CROSS-TRAINING—WITH cycling, swimming, the elliptical trainer, or the rowing machine—can play an important role in your overall fitness routine. It gives the muscles you use in walking and running a chance to recover while strengthening other parts of the body, boosting all-around fitness, and preventing injuries. Plus it helps prevent burnout to keep you running nonstop, injury-free.
Here’s how to get the most effective—and safe—workout when you’re doing other activities.
Make it regular. It can take a while to develop the strength and the know-how on any given machine to get a good workout. So make it a regular part of your routine from the beginning. If you wait until you’re forced to cross-train because of poor weather or injury, you might not get a good workout.
Choose one. Try different kinds of cross-training activities until you find the one that works best for you. Once you find it, stick with it. Once you become more comfortable on it, you can boost your heart rate and get a good sweat going. Sticking with one activity also makes it easier for you to track your progress. Each time you can more fairly compare one workout to the next.
Enjoy yourself! This may sound obvious, but if you don’t enjoy a particular activity, you’re not going to do it. Working out may involve discomfort, but it shouldn’t feel like torture. So find the activity that you enjoy, and find a way to enjoy it. It’s okay to listen to music or books while you work out, or even watch TV. And don’t be shy about scheduling your workout so you can catch up on your favourite episode of Parenthood.
Let effort be your guide. Pace and heart rate don’t really translate from running to gym machines. So it’s best to do any given activity—cycling, swimming, elliptical or rowing machine—for the same amount of time that you’d spend running at the same level of effort. So if you’d normally run or walk for 30 minutes at an easy effort, substitute 30 minutes on the elliptical at an easy effort.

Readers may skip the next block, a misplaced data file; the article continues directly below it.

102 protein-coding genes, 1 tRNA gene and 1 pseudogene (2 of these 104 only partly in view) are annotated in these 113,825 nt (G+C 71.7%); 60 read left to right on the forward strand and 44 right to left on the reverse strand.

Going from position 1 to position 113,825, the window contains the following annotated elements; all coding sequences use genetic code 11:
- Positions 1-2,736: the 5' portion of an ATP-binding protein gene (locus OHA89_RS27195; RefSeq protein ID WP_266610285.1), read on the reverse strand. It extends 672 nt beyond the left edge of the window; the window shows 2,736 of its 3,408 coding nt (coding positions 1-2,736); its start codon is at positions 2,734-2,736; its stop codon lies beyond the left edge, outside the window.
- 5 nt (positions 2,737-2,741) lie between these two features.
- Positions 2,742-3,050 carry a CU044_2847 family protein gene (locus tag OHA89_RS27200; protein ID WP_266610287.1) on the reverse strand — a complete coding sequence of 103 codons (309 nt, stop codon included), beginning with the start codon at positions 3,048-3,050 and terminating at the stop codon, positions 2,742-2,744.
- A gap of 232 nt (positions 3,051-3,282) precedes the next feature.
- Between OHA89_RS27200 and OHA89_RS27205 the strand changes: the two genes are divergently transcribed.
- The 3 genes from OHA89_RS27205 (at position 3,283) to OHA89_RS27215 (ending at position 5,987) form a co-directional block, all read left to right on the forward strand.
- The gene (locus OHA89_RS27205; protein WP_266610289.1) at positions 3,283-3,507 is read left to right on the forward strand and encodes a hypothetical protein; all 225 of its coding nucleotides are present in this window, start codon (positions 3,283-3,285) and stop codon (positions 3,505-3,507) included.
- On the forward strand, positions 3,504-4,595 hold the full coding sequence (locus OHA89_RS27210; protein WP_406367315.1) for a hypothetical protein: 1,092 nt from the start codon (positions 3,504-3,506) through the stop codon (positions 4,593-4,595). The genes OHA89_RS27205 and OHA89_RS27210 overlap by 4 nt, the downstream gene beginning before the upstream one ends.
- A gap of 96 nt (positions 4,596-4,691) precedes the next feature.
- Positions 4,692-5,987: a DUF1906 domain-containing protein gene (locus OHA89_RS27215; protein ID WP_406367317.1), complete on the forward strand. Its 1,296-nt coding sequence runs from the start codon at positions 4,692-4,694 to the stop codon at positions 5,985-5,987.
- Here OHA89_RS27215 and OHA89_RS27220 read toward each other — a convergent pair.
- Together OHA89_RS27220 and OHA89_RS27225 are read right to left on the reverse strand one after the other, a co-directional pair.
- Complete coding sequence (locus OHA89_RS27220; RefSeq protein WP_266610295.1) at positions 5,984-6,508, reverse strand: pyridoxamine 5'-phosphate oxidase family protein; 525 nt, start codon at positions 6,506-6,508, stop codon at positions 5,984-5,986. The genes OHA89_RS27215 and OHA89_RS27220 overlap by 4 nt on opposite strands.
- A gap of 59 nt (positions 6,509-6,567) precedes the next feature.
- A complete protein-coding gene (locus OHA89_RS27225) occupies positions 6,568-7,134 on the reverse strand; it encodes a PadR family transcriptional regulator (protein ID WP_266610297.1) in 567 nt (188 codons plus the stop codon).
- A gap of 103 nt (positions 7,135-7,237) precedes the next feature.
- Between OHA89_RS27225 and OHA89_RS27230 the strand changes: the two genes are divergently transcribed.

Don’t get hurt. Though many people cross-train to prevent injuries, it ispossible to hurt yourself in the process. If you’re injured, ask your doctor which activities are safe before you hit the gym. And before you try any machine for the first time, ask someone who works at the gym to show you how to use it, and to watch you and help you maintain proper form.
Elliptical – It’s easy to adjust these machines to mimic the range of motion you use while running. The activity will stimulate your neuromuscular system to maintain the adaptations your muscles have made to training, while giving the bones and tendons a break from the pounding of running.
Rowing Machine (Ergometer) – Rowing can offer a great cardiovascular workout, and strengthen your core, upper body, and glutes. Because it requires a lot of upper-body strength, which most people lack, even a short workout is going to feel tough. So use it as a substitute for a hard workout. Start with 15 minutes of rowing, and build gradually from there. It’s especially important to get pointers on proper technique, as it’s easy to hurt your back if you don’t.
Stationary Bike – Cycling complements different components of running. Standing while pedaling does the muscle work of running, while spinning at a high cadence (over 90 revolutions per minute) mimics turnover and quickens your step.
The following routines, recommended by RW expert Jeff Galloway, allow you to mimic the running workouts that you’d do on the road.
Easy – Do the following on a single machine or on a combination of machines: Warm up, then “run” on the elliptical, spin, or row at a very easy pace or resistance for two minutes. Increase the intensity or resistance for two minutes. Repeat the sequence three or four times, then cool down.
Moderate – Complete one sequence of the easy workout (above) and also walk for 10 minutes. Then do this: “Run,” spin, or row easy for three minutes, followed by three minutes of increased intensity or resistance. Repeat the sequence three or four times, then cool down.
Hard – Complete one easy workout, walk for five minutes, complete one moderate workout, walk for five minutes. Then do the following: “Run,” spin, or row easy for one minute, doing two minutes at a moderate pace, then one minute hard. Repeat four times, then cool down.
[text updated March 2015]